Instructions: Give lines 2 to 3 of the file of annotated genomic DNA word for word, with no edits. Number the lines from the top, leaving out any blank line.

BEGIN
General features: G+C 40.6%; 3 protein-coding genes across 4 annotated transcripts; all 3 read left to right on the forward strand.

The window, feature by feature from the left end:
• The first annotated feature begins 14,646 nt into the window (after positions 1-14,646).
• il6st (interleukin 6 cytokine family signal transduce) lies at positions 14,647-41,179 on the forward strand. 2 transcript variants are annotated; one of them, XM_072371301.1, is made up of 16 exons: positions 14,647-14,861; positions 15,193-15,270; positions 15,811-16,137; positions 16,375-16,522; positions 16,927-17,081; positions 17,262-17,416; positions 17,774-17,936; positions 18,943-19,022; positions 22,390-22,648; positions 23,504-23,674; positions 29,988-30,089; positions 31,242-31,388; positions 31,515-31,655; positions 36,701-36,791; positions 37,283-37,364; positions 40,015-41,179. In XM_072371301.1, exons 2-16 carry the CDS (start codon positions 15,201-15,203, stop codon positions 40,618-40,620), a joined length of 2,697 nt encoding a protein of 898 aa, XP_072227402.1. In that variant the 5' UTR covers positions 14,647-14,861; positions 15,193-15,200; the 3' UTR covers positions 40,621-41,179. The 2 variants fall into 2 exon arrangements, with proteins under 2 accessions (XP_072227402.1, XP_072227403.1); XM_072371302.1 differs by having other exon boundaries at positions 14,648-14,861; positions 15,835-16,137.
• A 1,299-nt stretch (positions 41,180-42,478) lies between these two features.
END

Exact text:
The window, feature by feature from the left end:
• The first annotated feature begins 14,646 nt into the window (after positions 1-14,646).